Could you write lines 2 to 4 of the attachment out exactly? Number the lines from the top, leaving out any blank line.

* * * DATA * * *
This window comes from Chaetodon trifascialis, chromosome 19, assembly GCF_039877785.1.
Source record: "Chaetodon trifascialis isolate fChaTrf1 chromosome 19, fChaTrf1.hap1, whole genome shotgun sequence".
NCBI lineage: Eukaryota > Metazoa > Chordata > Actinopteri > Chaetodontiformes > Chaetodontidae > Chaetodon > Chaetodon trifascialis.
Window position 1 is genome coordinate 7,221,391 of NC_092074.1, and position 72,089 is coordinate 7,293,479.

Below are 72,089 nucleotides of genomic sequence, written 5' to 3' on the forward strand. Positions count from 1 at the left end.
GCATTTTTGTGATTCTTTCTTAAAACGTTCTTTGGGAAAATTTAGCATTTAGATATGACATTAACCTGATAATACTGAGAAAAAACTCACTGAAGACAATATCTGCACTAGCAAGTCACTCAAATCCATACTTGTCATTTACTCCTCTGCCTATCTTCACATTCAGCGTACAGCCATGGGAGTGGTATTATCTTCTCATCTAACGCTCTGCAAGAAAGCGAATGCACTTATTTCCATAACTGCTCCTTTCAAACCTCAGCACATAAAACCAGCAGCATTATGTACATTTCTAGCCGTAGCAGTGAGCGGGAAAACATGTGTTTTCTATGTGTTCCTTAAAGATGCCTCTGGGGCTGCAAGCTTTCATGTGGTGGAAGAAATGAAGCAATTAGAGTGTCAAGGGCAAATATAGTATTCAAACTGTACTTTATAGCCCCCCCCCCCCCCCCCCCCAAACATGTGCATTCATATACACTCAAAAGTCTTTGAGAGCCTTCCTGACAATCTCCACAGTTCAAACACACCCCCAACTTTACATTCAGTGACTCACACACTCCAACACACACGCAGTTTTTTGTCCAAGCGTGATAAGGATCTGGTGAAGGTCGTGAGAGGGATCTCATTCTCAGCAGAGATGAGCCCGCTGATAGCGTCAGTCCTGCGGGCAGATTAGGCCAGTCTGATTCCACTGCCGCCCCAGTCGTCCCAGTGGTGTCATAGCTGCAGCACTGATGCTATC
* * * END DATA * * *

Source record: "Chaetodon trifascialis isolate fChaTrf1 chromosome 19, fChaTrf1.hap1, whole genome shotgun sequence".
NCBI lineage: Eukaryota > Metazoa > Chordata > Actinopteri > Chaetodontiformes > Chaetodontidae > Chaetodon > Chaetodon trifascialis.
Window position 1 is genome coordinate 7,221,391 of NC_092074.1, and position 72,089 is coordinate 7,293,479.